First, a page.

PV Friday 4th March 6pm
Patrick Goddard’s third solo exhibition at the gallery, Pedigree, features the first London showing of his film Animal Antics, a major new sculptural installation and new paintings.
Through a squat door in a rudimentary wall the audience is led into an animal cage enclosure, dimly illuminated by a red heat lamp. Animal Antics is presented in an all new installation complete with tyre swing and hay bale seating, and the film is set accordingly in a zoo, sometime in the near future when the ‘wild’ has entirely ceased to exist. We follow two protagonists – Whoopsie, a talking pedigree lapdog and her owner Sarah – as they navigate the caged animals. Between an absurdist comedy and a reflection on our relation to non-human animals, the film combines some beautiful – if melancholic – shots of the zoo’s inhabitants with sharp dialogue between the dog and her increasingly beleaguered human companion.
Animal observations, jokes, bickering and childish games are played out and in turn serve as commentary on the Anthropocene, the nature of language and the spectacle. Furthermore, the dog Whoopsie’s view of other animals slowly reveals itself to be fascistic – the film coming to serve as a parable for the rise of the alt-right and the totalitarianism at the root of all taxonomies.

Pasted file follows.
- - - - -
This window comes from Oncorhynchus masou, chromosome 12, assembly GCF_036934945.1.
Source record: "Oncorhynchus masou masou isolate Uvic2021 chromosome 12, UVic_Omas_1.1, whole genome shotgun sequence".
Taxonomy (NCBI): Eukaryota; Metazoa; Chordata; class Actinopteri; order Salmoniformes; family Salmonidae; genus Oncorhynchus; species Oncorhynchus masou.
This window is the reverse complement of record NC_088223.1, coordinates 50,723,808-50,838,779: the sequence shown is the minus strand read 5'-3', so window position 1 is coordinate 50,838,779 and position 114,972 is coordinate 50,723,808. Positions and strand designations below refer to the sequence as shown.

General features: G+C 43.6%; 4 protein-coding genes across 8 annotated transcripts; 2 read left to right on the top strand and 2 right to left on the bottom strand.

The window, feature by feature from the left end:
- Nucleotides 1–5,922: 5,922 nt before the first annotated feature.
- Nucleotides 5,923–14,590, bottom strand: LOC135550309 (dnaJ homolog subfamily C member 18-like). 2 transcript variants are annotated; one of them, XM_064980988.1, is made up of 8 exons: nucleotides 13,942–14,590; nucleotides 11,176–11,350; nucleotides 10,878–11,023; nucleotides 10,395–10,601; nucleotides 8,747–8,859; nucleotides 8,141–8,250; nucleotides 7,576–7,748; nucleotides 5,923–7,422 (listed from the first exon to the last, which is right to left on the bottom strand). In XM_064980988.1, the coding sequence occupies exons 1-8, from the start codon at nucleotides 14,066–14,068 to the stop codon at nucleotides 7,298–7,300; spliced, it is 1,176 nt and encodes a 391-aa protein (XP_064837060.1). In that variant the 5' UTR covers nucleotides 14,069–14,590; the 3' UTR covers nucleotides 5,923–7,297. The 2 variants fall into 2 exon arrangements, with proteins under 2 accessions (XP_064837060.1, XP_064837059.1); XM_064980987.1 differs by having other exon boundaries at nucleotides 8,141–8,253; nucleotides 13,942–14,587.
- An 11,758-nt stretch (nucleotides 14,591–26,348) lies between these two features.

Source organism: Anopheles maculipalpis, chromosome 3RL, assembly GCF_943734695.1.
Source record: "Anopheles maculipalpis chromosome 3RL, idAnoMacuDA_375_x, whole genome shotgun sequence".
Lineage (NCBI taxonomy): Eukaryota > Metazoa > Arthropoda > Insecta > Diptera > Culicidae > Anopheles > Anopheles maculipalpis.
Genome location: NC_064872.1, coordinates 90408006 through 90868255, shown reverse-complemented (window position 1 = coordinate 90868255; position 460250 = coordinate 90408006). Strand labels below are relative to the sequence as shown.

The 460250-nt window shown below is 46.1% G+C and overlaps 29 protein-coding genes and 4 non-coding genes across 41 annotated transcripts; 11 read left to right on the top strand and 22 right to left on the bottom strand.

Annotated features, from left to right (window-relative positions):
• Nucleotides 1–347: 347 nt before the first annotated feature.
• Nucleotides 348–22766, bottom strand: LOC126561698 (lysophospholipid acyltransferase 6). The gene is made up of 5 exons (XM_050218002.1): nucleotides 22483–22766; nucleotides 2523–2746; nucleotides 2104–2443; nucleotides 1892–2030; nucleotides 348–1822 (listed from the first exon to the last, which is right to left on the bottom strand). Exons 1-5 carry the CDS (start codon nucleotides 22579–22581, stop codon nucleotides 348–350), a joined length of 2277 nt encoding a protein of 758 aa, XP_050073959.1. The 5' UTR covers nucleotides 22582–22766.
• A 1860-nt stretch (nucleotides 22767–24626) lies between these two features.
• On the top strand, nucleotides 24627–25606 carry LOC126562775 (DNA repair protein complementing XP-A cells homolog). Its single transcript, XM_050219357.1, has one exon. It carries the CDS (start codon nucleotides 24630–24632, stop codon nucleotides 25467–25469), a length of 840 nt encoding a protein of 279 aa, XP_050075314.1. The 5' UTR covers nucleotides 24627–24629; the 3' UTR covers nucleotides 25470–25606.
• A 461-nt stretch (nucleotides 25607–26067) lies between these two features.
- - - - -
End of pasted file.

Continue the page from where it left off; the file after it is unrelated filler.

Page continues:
Alongside the installation and film is wall-based work, Plague (Downpour), a 200 part sculpture comprised of lead cast frogs tumbling from the sky. This plague of amphibians, uncontrollable and biblical in scope, is situated as the animal antithesis of the captive or pedigree pet, subjects examined in the film. Locusts to coronavirus, bacterial diseases to jellyfish swarms; plagues are the unwanted invasion of the non-human. Unaesthetic, unromantic, untamed: within the exhibition and Goddard’s wider practice the plague serves as a counterpoint to the Zoo, a beastly return of the repressed.